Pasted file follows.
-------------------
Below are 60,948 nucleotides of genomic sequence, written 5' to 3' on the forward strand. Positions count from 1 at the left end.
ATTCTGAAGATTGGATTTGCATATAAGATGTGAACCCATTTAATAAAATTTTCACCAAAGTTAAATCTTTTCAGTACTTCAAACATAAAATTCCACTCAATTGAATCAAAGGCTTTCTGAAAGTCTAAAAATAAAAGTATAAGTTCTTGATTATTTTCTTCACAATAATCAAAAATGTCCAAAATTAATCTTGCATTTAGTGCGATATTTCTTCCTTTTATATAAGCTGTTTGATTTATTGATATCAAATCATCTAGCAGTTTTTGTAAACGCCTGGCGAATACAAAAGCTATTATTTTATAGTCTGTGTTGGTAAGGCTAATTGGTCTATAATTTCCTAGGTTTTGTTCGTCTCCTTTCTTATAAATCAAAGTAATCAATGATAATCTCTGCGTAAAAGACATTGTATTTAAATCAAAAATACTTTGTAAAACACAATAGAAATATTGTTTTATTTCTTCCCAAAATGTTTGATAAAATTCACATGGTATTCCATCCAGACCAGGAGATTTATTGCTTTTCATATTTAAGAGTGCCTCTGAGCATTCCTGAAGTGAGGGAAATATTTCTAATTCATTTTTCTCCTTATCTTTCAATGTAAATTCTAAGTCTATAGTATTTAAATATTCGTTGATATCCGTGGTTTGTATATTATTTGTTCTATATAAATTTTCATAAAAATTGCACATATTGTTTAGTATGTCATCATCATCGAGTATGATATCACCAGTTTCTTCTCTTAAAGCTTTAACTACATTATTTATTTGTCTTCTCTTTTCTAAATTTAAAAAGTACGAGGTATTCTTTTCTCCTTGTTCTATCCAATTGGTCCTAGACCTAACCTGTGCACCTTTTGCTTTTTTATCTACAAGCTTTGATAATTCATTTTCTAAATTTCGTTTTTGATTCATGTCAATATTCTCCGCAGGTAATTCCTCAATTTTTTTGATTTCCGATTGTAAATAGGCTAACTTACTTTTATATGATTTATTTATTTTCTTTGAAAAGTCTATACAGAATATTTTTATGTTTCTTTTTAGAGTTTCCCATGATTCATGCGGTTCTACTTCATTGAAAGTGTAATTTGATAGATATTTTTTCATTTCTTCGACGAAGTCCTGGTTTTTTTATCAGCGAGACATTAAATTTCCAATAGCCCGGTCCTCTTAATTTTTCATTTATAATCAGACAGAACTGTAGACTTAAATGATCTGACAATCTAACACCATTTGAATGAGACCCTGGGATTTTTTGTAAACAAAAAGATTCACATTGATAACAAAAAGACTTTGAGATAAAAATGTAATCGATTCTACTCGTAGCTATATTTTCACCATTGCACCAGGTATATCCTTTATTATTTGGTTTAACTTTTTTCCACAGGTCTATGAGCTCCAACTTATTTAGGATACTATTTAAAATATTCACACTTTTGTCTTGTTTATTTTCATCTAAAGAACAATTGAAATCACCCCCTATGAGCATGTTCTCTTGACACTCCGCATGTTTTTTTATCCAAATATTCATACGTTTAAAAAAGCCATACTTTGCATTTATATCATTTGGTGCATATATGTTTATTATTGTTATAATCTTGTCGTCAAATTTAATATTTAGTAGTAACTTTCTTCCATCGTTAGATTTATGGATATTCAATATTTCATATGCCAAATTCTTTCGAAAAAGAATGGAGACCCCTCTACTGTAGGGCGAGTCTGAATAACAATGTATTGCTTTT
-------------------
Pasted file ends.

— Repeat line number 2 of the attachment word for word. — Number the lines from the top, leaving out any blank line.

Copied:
ATTCTGAAGATTGGATTTGCATATAAGATGTGAACCCATTTAATAAAATTTTCACCAAAGTTAAATCTTTTCAGTACTTCAAACATAAAATTCCACTCAATTGAATCAAAGGCTTTCTGAAAGTCTAAAAATAAAAGTATAAGTTCTTGATTATTTTCTTCACAATAATCAAAAATGTCCAAAATTAATCTTGCATTTAGTGCGATATTTCTTCCTTTTATATAAGCTGTTTGATTTATTGATATCAAATCATCTAGCAGTTTTTGTAAACGCCTGGCGAATACAAAAGCTATTATTTTATAGTCTGTGTTGGTAAGGCTAATTGGTCTATAATTTCCTAGGTTTTGTTCGTCTCCTTTCTTATAAATCAAAGTAATCAATGATAATCTCTGCGTAAAAGACATTGTATTTAAATCAAAAATACTTTGTAAAACACAATAGAAATATTGTTTTATTTCTTCCCAAAATGTTTGATAAAATTCACATGGTATTCCATCCAGACCAGGAGATTTATTGCTTTTCATATTTAAGAGTGCCTCTGAGCATTCCTGAAGTGAGGGAAATATTTCTAATTCATTTTTCTCCTTATCTTTCAATGTAAATTCTAAGTCTATAGTATTTAAATATTCGTTGATATCCGTGGTTTGTATATTATTTGTTCTATATAAATTTTCATAAAAATTGCACATATTGTTTAGTATGTCATCATCATCGAGTATGATATCACCAGTTTCTTCTCTTAAAGCTTTAACTACATTATTTATTTGTCTTCTCTTTTCTAAATTTAAAAAGTACGAGGTATTCTTTTCTCCTTGTTCTATCCAATTGGTCCTAGACCTAACCTGTGCACCTTTTGCTTTTTTATCTACAAGCTTTGATAATTCATTTTCTAAATTTCGTTTTTGATTCATGTCAATATTCTCCGCAGGTAATTCCTCAATTTTTTTGATTTCCGATTGTAAATAGGCTAACTTACTTTTATATGATTTATTTATTTTCTTTGAAAAGTCTATACAGAATATTTTTATGTTTCTTTTTAGAGTTTCCCATGATTCATGCGGTTCTACTTCATTGAAAGTGTAATTTGATAGATATTTTTTCATTTCTTCGACGAAGTCCTGGTTTTTTTATCAGCGAGACATTAAATTTCCAATAGCCCGGTCCTCTTAATTTTTCATTTATAATCAGACAGAACTGTAGACTTAAATGATCTGACAATCTAACACCATTTGAATGAGACCCTGGGATTTTTTGTAAACAAAAAGATTCACATTGATAACAAAAAGACTTTGAGATAAAAATGTAATCGATTCTACTCGTAGCTATATTTTCACCATTGCACCAGGTATATCCTTTATTATTTGGTTTAACTTTTTTCCACAGGTCTATGAGCTCCAACTTATTTAGGATACTATTTAAAATATTCACACTTTTGTCTTGTTTATTTTCATCTAAAGAACAATTGAAATCACCCCCTATGAGCATGTTCTCTTGACACTCCGCATGTTTTTTTATCCAAATATTCATACGTTTAAAAAAGCCATACTTTGCATTTATATCATTTGGTGCATATATGTTTATTATTGTTATAATCTTGTCGTCAAATTTAATATTTAGTAGTAACTTTCTTCCATCGTTAGATTTATGGATATTCAATATTTCATATGCCAAATTCTTTCGAAAAAGAATGGAGACCCCTCTACTGTAGGGCGAGTCTGAATAACAATGTATTGCTTTT